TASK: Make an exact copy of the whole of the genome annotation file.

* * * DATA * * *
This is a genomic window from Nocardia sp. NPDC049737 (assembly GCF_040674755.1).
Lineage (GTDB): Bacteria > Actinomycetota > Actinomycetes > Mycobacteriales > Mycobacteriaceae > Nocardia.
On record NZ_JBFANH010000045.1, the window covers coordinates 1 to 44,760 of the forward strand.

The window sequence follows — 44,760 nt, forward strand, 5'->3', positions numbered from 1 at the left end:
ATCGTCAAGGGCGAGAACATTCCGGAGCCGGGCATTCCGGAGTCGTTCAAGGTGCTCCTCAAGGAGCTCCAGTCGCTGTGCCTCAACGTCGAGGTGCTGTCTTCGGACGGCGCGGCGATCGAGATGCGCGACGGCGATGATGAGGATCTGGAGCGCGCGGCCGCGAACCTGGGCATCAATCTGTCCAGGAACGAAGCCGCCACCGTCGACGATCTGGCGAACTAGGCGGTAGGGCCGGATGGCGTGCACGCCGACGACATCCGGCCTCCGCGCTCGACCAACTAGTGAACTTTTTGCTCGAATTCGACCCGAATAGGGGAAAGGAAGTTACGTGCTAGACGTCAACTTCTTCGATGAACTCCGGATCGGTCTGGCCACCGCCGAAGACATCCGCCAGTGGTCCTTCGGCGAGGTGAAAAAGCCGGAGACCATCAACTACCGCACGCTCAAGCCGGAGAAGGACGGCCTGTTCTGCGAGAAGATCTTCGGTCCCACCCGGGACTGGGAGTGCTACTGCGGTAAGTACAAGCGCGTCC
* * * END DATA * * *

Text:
This is a genomic window from Nocardia sp. NPDC049737 (assembly GCF_040674755.1).
Lineage (GTDB): Bacteria > Actinomycetota > Actinomycetes > Mycobacteriales > Mycobacteriaceae > Nocardia.
On record NZ_JBFANH010000045.1, the window covers coordinates 1 to 44,760 of the forward strand.

The window sequence follows — 44,760 nt, forward strand, 5'->3', positions numbered from 1 at the left end:
ATCGTCAAGGGCGAGAACATTCCGGAGCCGGGCATTCCGGAGTCGTTCAAGGTGCTCCTCAAGGAGCTCCAGTCGCTGTGCCTCAACGTCGAGGTGCTGTCTTCGGACGGCGCGGCGATCGAGATGCGCGACGGCGATGATGAGGATCTGGAGCGCGCGGCCGCGAACCTGGGCATCAATCTGTCCAGGAACGAAGCCGCCACCGTCGACGATCTGGCGAACTAGGCGGTAGGGCCGGATGGCGTGCACGCCGACGACATCCGGCCTCCGCGCTCGACCAACTAGTGAACTTTTTGCTCGAATTCGACCCGAATAGGGGAAAGGAAGTTACGTGCTAGACGTCAACTTCTTCGATGAACTCCGGATCGGTCTGGCCACCGCCGAAGACATCCGCCAGTGGTCCTTCGGCGAGGTGAAAAAGCCGGAGACCATCAACTACCGCACGCTCAAGCCGGAGAAGGACGGCCTGTTCTGCGAGAAGATCTTCGGTCCCACCCGGGACTGGGAGTGCTACTGCGGTAAGTACAAGCGCGTCC